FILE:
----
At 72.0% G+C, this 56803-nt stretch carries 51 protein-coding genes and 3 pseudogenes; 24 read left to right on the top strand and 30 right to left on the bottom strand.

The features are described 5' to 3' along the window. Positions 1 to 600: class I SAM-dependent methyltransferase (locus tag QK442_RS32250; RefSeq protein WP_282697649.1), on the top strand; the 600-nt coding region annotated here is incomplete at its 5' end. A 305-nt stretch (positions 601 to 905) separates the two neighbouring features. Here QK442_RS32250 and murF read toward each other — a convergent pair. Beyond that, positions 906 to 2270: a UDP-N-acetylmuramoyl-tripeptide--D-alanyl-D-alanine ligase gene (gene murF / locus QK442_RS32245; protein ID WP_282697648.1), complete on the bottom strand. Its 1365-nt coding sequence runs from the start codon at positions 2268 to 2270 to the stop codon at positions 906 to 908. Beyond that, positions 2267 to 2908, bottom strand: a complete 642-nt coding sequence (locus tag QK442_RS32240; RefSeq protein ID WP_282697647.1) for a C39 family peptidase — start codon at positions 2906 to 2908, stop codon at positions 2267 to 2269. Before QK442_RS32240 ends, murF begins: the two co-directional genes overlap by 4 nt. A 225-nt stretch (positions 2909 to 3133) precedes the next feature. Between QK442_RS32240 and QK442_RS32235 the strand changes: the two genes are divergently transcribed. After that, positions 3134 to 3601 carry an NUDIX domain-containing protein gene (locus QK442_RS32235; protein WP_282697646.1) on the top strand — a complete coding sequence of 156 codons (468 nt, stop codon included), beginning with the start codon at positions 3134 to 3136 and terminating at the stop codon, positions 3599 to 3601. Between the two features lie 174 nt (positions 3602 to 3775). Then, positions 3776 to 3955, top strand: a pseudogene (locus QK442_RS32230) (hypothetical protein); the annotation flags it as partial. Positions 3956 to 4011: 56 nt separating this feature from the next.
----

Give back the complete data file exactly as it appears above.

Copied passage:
At 72.0% G+C, this 56803-nt stretch carries 51 protein-coding genes and 3 pseudogenes; 24 read left to right on the top strand and 30 right to left on the bottom strand.

The features are described 5' to 3' along the window. Positions 1 to 600: class I SAM-dependent methyltransferase (locus tag QK442_RS32250; RefSeq protein WP_282697649.1), on the top strand; the 600-nt coding region annotated here is incomplete at its 5' end. A 305-nt stretch (positions 601 to 905) separates the two neighbouring features. Here QK442_RS32250 and murF read toward each other — a convergent pair. Beyond that, positions 906 to 2270: a UDP-N-acetylmuramoyl-tripeptide--D-alanyl-D-alanine ligase gene (gene murF / locus QK442_RS32245; protein ID WP_282697648.1), complete on the bottom strand. Its 1365-nt coding sequence runs from the start codon at positions 2268 to 2270 to the stop codon at positions 906 to 908. Beyond that, positions 2267 to 2908, bottom strand: a complete 642-nt coding sequence (locus tag QK442_RS32240; RefSeq protein ID WP_282697647.1) for a C39 family peptidase — start codon at positions 2906 to 2908, stop codon at positions 2267 to 2269. Before QK442_RS32240 ends, murF begins: the two co-directional genes overlap by 4 nt. A 225-nt stretch (positions 2909 to 3133) precedes the next feature. Between QK442_RS32240 and QK442_RS32235 the strand changes: the two genes are divergently transcribed. After that, positions 3134 to 3601 carry an NUDIX domain-containing protein gene (locus QK442_RS32235; protein WP_282697646.1) on the top strand — a complete coding sequence of 156 codons (468 nt, stop codon included), beginning with the start codon at positions 3134 to 3136 and terminating at the stop codon, positions 3599 to 3601. Between the two features lie 174 nt (positions 3602 to 3775). Then, positions 3776 to 3955, top strand: a pseudogene (locus QK442_RS32230) (hypothetical protein); the annotation flags it as partial. Positions 3956 to 4011: 56 nt separating this feature from the next.